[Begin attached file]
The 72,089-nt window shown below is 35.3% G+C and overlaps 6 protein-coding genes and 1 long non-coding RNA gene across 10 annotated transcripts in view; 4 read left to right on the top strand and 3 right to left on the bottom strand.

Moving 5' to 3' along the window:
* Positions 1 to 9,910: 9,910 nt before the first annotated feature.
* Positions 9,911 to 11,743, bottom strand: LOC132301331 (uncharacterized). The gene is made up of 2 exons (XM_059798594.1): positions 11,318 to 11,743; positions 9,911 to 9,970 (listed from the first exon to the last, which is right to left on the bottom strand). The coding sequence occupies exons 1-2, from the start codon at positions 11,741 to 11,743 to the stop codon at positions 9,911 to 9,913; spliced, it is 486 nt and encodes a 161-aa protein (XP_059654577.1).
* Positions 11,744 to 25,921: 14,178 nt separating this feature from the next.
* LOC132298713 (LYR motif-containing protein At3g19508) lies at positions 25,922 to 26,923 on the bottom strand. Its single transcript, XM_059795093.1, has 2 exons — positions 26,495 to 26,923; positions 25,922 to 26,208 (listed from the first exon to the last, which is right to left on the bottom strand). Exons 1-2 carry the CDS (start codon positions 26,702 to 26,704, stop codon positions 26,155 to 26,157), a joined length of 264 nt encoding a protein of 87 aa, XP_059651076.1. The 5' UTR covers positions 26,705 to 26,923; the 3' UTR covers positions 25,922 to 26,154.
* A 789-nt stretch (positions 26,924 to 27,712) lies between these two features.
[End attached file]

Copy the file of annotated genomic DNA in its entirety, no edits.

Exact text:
The 72,089-nt window shown below is 35.3% G+C and overlaps 6 protein-coding genes and 1 long non-coding RNA gene across 10 annotated transcripts in view; 4 read left to right on the top strand and 3 right to left on the bottom strand.

Moving 5' to 3' along the window:
* Positions 1 to 9,910: 9,910 nt before the first annotated feature.
* Positions 9,911 to 11,743, bottom strand: LOC132301331 (uncharacterized). The gene is made up of 2 exons (XM_059798594.1): positions 11,318 to 11,743; positions 9,911 to 9,970 (listed from the first exon to the last, which is right to left on the bottom strand). The coding sequence occupies exons 1-2, from the start codon at positions 11,741 to 11,743 to the stop codon at positions 9,911 to 9,913; spliced, it is 486 nt and encodes a 161-aa protein (XP_059654577.1).
* Positions 11,744 to 25,921: 14,178 nt separating this feature from the next.
* LOC132298713 (LYR motif-containing protein At3g19508) lies at positions 25,922 to 26,923 on the bottom strand. Its single transcript, XM_059795093.1, has 2 exons — positions 26,495 to 26,923; positions 25,922 to 26,208 (listed from the first exon to the last, which is right to left on the bottom strand). Exons 1-2 carry the CDS (start codon positions 26,702 to 26,704, stop codon positions 26,155 to 26,157), a joined length of 264 nt encoding a protein of 87 aa, XP_059651076.1. The 5' UTR covers positions 26,705 to 26,923; the 3' UTR covers positions 25,922 to 26,154.
* A 789-nt stretch (positions 26,924 to 27,712) lies between these two features.